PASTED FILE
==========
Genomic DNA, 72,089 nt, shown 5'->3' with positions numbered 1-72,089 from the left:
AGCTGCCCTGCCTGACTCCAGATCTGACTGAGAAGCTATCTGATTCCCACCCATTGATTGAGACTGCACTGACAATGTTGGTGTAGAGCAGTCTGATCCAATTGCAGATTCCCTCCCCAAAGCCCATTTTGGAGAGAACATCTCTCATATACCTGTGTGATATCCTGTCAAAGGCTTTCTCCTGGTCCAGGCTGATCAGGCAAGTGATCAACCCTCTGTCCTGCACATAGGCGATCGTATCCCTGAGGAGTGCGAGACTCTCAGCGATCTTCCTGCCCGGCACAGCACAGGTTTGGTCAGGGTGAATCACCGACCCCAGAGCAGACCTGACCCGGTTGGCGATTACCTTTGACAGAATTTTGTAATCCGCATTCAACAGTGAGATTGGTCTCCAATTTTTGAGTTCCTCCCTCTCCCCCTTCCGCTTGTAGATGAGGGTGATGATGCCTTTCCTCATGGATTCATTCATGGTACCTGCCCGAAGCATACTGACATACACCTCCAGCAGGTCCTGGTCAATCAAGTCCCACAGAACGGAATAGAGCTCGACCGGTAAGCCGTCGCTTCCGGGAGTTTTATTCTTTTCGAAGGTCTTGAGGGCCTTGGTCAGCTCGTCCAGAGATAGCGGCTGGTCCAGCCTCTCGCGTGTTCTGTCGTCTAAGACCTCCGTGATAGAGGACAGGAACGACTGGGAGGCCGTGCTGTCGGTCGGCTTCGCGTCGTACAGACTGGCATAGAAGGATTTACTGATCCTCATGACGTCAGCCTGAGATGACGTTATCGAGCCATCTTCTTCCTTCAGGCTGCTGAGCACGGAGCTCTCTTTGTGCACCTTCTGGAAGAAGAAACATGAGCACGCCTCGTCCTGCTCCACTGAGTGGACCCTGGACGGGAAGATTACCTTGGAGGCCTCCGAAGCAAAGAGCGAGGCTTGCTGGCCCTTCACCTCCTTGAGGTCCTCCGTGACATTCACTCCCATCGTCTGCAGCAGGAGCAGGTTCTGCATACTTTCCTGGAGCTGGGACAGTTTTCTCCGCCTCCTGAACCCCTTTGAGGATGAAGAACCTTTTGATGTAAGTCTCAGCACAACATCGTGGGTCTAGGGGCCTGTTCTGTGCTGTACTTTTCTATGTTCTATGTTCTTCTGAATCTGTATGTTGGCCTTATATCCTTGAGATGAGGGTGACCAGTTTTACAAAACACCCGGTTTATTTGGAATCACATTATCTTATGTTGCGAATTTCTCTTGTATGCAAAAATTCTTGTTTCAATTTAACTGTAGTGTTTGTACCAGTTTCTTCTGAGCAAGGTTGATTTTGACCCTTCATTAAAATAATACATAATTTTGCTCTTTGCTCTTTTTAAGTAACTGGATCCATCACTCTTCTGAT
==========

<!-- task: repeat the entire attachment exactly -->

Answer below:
Genomic DNA, 72,089 nt, shown 5'->3' with positions numbered 1-72,089 from the left:
AGCTGCCCTGCCTGACTCCAGATCTGACTGAGAAGCTATCTGATTCCCACCCATTGATTGAGACTGCACTGACAATGTTGGTGTAGAGCAGTCTGATCCAATTGCAGATTCCCTCCCCAAAGCCCATTTTGGAGAGAACATCTCTCATATACCTGTGTGATATCCTGTCAAAGGCTTTCTCCTGGTCCAGGCTGATCAGGCAAGTGATCAACCCTCTGTCCTGCACATAGGCGATCGTATCCCTGAGGAGTGCGAGACTCTCAGCGATCTTCCTGCCCGGCACAGCACAGGTTTGGTCAGGGTGAATCACCGACCCCAGAGCAGACCTGACCCGGTTGGCGATTACCTTTGACAGAATTTTGTAATCCGCATTCAACAGTGAGATTGGTCTCCAATTTTTGAGTTCCTCCCTCTCCCCCTTCCGCTTGTAGATGAGGGTGATGATGCCTTTCCTCATGGATTCATTCATGGTACCTGCCCGAAGCATACTGACATACACCTCCAGCAGGTCCTGGTCAATCAAGTCCCACAGAACGGAATAGAGCTCGACCGGTAAGCCGTCGCTTCCGGGAGTTTTATTCTTTTCGAAGGTCTTGAGGGCCTTGGTCAGCTCGTCCAGAGATAGCGGCTGGTCCAGCCTCTCGCGTGTTCTGTCGTCTAAGACCTCCGTGATAGAGGACAGGAACGACTGGGAGGCCGTGCTGTCGGTCGGCTTCGCGTCGTACAGACTGGCATAGAAGGATTTACTGATCCTCATGACGTCAGCCTGAGATGACGTTATCGAGCCATCTTCTTCCTTCAGGCTGCTGAGCACGGAGCTCTCTTTGTGCACCTTCTGGAAGAAGAAACATGAGCACGCCTCGTCCTGCTCCACTGAGTGGACCCTGGACGGGAAGATTACCTTGGAGGCCTCCGAAGCAAAGAGCGAGGCTTGCTGGCCCTTCACCTCCTTGAGGTCCTCCGTGACATTCACTCCCATCGTCTGCAGCAGGAGCAGGTTCTGCATACTTTCCTGGAGCTGGGACAGTTTTCTCCGCCTCCTGAACCCCTTTGAGGATGAAGAACCTTTTGATGTAAGTCTCAGCACAACATCGTGGGTCTAGGGGCCTGTTCTGTGCTGTACTTTTCTATGTTCTATGTTCTTCTGAATCTGTATGTTGGCCTTATATCCTTGAGATGAGGGTGACCAGTTTTACAAAACACCCGGTTTATTTGGAATCACATTATCTTATGTTGCGAATTTCTCTTGTATGCAAAAATTCTTGTTTCAATTTAACTGTAGTGTTTGTACCAGTTTCTTCTGAGCAAGGTTGATTTTGACCCTTCATTAAAATAATACATAATTTTGCTCTTTGCTCTTTTTAAGTAACTGGATCCATCACTCTTCTGAT